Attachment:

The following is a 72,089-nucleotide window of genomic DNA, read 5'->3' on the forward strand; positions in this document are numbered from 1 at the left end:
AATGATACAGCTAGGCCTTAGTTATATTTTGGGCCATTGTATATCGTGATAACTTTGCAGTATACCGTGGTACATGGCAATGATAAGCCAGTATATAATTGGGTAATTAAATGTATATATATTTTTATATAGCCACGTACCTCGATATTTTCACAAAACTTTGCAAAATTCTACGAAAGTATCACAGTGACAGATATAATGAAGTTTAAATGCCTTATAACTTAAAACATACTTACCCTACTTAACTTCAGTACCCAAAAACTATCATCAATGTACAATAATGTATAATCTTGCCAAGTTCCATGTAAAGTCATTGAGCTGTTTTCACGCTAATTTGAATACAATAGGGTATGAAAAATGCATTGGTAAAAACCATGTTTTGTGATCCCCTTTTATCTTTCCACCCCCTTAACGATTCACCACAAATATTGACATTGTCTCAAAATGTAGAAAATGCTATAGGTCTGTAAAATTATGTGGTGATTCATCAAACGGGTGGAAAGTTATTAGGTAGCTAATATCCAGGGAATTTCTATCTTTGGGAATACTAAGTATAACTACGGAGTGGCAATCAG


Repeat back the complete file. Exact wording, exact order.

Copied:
The following is a 72,089-nucleotide window of genomic DNA, read 5'->3' on the forward strand; positions in this document are numbered from 1 at the left end:
AATGATACAGCTAGGCCTTAGTTATATTTTGGGCCATTGTATATCGTGATAACTTTGCAGTATACCGTGGTACATGGCAATGATAAGCCAGTATATAATTGGGTAATTAAATGTATATATATTTTTATATAGCCACGTACCTCGATATTTTCACAAAACTTTGCAAAATTCTACGAAAGTATCACAGTGACAGATATAATGAAGTTTAAATGCCTTATAACTTAAAACATACTTACCCTACTTAACTTCAGTACCCAAAAACTATCATCAATGTACAATAATGTATAATCTTGCCAAGTTCCATGTAAAGTCATTGAGCTGTTTTCACGCTAATTTGAATACAATAGGGTATGAAAAATGCATTGGTAAAAACCATGTTTTGTGATCCCCTTTTATCTTTCCACCCCCTTAACGATTCACCACAAATATTGACATTGTCTCAAAATGTAGAAAATGCTATAGGTCTGTAAAATTATGTGGTGATTCATCAAACGGGTGGAAAGTTATTAGGTAGCTAATATCCAGGGAATTTCTATCTTTGGGAATACTAAGTATAACTACGGAGTGGCAATCAG